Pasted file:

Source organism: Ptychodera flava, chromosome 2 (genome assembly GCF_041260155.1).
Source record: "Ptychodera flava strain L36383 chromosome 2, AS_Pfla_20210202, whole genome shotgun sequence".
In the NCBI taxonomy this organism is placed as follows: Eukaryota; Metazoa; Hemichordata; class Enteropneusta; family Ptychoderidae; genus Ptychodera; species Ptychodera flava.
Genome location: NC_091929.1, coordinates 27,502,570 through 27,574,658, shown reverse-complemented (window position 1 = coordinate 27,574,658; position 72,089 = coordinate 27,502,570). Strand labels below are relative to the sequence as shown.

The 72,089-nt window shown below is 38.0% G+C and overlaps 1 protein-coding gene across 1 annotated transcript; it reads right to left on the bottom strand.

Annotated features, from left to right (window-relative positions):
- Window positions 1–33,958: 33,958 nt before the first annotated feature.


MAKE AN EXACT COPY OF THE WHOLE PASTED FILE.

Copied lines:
Source organism: Ptychodera flava, chromosome 2 (genome assembly GCF_041260155.1).
Source record: "Ptychodera flava strain L36383 chromosome 2, AS_Pfla_20210202, whole genome shotgun sequence".
In the NCBI taxonomy this organism is placed as follows: Eukaryota; Metazoa; Hemichordata; class Enteropneusta; family Ptychoderidae; genus Ptychodera; species Ptychodera flava.
Genome location: NC_091929.1, coordinates 27,502,570 through 27,574,658, shown reverse-complemented (window position 1 = coordinate 27,574,658; position 72,089 = coordinate 27,502,570). Strand labels below are relative to the sequence as shown.

The 72,089-nt window shown below is 38.0% G+C and overlaps 1 protein-coding gene across 1 annotated transcript; it reads right to left on the bottom strand.

Annotated features, from left to right (window-relative positions):
- Window positions 1–33,958: 33,958 nt before the first annotated feature.